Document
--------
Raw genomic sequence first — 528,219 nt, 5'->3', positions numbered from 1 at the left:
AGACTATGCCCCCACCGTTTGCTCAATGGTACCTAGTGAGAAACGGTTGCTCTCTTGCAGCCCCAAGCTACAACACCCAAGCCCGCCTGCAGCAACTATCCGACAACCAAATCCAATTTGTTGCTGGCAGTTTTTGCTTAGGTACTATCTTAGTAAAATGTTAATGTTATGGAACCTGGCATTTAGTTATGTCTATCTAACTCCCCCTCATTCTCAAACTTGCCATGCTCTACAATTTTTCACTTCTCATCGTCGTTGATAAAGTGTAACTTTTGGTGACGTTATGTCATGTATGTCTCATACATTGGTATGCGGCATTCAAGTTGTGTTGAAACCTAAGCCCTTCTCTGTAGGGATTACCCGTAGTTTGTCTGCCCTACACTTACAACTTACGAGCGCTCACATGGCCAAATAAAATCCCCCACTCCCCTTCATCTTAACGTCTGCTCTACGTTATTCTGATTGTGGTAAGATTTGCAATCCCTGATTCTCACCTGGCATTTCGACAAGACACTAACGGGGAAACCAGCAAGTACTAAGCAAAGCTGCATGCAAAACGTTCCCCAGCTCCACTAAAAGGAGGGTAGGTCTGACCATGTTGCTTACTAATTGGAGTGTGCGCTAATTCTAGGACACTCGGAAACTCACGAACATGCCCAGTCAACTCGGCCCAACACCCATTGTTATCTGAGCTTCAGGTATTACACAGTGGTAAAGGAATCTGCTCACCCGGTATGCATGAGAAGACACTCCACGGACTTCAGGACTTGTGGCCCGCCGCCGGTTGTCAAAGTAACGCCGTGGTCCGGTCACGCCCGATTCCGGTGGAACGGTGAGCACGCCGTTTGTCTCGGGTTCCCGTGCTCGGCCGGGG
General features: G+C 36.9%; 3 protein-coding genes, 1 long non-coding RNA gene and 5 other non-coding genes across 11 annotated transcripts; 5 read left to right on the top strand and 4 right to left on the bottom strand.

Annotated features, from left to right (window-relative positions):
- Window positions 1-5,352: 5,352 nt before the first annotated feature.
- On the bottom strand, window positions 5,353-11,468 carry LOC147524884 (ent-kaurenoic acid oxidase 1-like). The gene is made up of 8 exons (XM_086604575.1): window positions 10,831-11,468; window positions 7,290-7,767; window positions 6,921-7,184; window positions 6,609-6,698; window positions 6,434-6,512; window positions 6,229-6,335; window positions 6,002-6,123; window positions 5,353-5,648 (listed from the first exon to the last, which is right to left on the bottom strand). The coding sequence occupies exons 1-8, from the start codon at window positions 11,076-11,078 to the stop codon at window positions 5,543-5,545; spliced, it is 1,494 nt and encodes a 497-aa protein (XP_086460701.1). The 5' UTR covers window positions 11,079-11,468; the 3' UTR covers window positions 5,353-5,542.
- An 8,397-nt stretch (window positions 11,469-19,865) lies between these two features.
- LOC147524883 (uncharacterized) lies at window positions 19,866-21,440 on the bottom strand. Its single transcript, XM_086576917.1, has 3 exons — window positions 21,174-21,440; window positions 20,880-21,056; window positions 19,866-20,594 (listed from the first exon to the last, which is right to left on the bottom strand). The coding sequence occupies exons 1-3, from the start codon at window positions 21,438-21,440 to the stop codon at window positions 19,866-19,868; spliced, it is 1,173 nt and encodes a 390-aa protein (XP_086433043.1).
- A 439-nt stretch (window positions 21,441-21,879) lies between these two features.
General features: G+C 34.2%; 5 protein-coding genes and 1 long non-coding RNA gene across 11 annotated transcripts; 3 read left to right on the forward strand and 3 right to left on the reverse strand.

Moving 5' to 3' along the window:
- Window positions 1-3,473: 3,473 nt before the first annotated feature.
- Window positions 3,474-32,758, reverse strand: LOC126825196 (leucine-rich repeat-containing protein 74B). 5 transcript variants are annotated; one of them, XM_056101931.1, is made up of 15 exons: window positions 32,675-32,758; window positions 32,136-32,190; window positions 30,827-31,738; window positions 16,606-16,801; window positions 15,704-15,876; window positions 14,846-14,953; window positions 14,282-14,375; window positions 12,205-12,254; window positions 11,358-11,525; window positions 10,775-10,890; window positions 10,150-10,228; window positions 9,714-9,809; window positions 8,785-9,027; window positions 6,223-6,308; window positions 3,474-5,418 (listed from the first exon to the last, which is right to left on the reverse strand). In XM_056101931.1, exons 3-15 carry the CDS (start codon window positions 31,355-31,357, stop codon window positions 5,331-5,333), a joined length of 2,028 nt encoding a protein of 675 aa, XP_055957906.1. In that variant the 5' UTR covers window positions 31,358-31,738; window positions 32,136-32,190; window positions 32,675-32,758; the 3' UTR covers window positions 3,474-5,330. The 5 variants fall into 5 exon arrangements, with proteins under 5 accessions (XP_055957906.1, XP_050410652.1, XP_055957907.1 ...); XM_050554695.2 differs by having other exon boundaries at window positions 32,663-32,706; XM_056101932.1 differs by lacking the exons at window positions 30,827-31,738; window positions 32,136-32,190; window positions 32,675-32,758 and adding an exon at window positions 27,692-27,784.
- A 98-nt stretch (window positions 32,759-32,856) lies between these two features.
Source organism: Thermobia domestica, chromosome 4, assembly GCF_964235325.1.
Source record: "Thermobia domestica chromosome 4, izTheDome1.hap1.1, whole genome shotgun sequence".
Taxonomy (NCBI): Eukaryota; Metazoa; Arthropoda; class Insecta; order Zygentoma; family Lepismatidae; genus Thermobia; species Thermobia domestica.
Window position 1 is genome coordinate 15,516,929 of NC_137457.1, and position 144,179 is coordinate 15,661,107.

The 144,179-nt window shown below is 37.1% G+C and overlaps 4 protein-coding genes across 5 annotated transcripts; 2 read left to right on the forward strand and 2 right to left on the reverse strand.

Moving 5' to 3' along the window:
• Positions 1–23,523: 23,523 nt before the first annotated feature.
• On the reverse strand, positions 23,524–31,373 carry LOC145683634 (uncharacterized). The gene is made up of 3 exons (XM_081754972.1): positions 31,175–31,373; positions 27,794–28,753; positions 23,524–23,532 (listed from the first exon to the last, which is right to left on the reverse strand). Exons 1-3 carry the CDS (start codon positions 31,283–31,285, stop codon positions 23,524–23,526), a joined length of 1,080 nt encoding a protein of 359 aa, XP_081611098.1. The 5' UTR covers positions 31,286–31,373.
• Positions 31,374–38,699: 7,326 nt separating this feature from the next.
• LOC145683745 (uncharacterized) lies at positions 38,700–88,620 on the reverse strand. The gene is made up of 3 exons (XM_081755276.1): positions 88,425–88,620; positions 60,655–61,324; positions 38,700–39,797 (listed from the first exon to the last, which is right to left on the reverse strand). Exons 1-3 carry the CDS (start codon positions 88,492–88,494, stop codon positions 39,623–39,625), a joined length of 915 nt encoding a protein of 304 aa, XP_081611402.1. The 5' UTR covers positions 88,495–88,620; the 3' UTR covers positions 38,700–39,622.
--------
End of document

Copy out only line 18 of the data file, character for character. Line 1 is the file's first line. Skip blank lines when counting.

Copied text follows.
Window position 1 is genome coordinate 15,516,929 of NC_137457.1, and position 144,179 is coordinate 15,661,107.